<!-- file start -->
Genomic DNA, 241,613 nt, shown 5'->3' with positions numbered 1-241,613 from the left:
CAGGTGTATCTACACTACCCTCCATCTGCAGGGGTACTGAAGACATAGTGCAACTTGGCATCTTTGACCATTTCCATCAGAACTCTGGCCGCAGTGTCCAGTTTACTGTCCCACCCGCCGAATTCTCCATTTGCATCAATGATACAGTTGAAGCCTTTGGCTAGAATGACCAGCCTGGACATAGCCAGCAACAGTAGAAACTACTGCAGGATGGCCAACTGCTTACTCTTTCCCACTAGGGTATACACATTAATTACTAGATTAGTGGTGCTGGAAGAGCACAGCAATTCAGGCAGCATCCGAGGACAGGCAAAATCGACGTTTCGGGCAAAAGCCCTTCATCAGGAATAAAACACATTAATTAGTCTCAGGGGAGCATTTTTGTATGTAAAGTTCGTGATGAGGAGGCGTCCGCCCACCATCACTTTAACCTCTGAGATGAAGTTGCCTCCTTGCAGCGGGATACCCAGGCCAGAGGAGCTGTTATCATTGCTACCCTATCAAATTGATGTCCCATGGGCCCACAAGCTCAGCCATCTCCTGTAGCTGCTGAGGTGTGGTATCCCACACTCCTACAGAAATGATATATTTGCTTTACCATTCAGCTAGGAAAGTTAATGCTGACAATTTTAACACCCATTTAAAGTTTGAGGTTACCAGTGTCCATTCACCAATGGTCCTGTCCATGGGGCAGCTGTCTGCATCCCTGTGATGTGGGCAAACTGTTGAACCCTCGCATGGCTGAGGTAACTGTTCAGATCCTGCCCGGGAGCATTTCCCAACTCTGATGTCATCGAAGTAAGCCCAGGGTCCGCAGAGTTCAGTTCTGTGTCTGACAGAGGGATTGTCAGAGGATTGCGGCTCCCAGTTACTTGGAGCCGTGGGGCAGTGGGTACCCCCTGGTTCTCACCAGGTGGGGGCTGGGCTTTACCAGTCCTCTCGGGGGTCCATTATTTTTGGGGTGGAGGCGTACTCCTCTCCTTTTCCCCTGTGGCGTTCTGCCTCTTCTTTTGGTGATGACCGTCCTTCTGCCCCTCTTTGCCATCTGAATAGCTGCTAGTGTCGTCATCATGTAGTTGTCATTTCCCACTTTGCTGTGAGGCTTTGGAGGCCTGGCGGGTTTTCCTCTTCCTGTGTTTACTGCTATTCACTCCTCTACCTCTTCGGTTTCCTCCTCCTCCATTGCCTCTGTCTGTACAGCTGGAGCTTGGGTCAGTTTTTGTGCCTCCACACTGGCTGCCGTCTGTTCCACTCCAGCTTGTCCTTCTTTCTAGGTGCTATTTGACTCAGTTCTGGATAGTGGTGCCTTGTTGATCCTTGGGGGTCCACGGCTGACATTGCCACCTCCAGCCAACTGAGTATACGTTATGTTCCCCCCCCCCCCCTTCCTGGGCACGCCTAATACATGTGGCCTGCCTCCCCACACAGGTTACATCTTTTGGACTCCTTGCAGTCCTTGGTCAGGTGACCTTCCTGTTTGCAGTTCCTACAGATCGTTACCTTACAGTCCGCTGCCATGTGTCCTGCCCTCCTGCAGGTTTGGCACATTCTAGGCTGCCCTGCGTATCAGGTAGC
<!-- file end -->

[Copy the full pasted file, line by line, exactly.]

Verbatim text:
Genomic DNA, 241,613 nt, shown 5'->3' with positions numbered 1-241,613 from the left:
CAGGTGTATCTACACTACCCTCCATCTGCAGGGGTACTGAAGACATAGTGCAACTTGGCATCTTTGACCATTTCCATCAGAACTCTGGCCGCAGTGTCCAGTTTACTGTCCCACCCGCCGAATTCTCCATTTGCATCAATGATACAGTTGAAGCCTTTGGCTAGAATGACCAGCCTGGACATAGCCAGCAACAGTAGAAACTACTGCAGGATGGCCAACTGCTTACTCTTTCCCACTAGGGTATACACATTAATTACTAGATTAGTGGTGCTGGAAGAGCACAGCAATTCAGGCAGCATCCGAGGACAGGCAAAATCGACGTTTCGGGCAAAAGCCCTTCATCAGGAATAAAACACATTAATTAGTCTCAGGGGAGCATTTTTGTATGTAAAGTTCGTGATGAGGAGGCGTCCGCCCACCATCACTTTAACCTCTGAGATGAAGTTGCCTCCTTGCAGCGGGATACCCAGGCCAGAGGAGCTGTTATCATTGCTACCCTATCAAATTGATGTCCCATGGGCCCACAAGCTCAGCCATCTCCTGTAGCTGCTGAGGTGTGGTATCCCACACTCCTACAGAAATGATATATTTGCTTTACCATTCAGCTAGGAAAGTTAATGCTGACAATTTTAACACCCATTTAAAGTTTGAGGTTACCAGTGTCCATTCACCAATGGTCCTGTCCATGGGGCAGCTGTCTGCATCCCTGTGATGTGGGCAAACTGTTGAACCCTCGCATGGCTGAGGTAACTGTTCAGATCCTGCCCGGGAGCATTTCCCAACTCTGATGTCATCGAAGTAAGCCCAGGGTCCGCAGAGTTCAGTTCTGTGTCTGACAGAGGGATTGTCAGAGGATTGCGGCTCCCAGTTACTTGGAGCCGTGGGGCAGTGGGTACCCCCTGGTTCTCACCAGGTGGGGGCTGGGCTTTACCAGTCCTCTCGGGGGTCCATTATTTTTGGGGTGGAGGCGTACTCCTCTCCTTTTCCCCTGTGGCGTTCTGCCTCTTCTTTTGGTGATGACCGTCCTTCTGCCCCTCTTTGCCATCTGAATAGCTGCTAGTGTCGTCATCATGTAGTTGTCATTTCCCACTTTGCTGTGAGGCTTTGGAGGCCTGGCGGGTTTTCCTCTTCCTGTGTTTACTGCTATTCACTCCTCTACCTCTTCGGTTTCCTCCTCCTCCATTGCCTCTGTCTGTACAGCTGGAGCTTGGGTCAGTTTTTGTGCCTCCACACTGGCTGCCGTCTGTTCCACTCCAGCTTGTCCTTCTTTCTAGGTGCTATTTGACTCAGTTCTGGATAGTGGTGCCTTGTTGATCCTTGGGGGTCCACGGCTGACATTGCCACCTCCAGCCAACTGAGTATACGTTATGTTCCCCCCCCCCCCCTTCCTGGGCACGCCTAATACATGTGGCCTGCCTCCCCACACAGGTTACATCTTTTGGACTCCTTGCAGTCCTTGGTCAGGTGACCTTCCTGTTTGCAGTTCCTACAGATCGTTACCTTACAGTCCGCTGCCATGTGTCCTGCCCTCCTGCAGGTTTGGCACATTCTAGGCTGCCCTGCGTATCAGGTAGC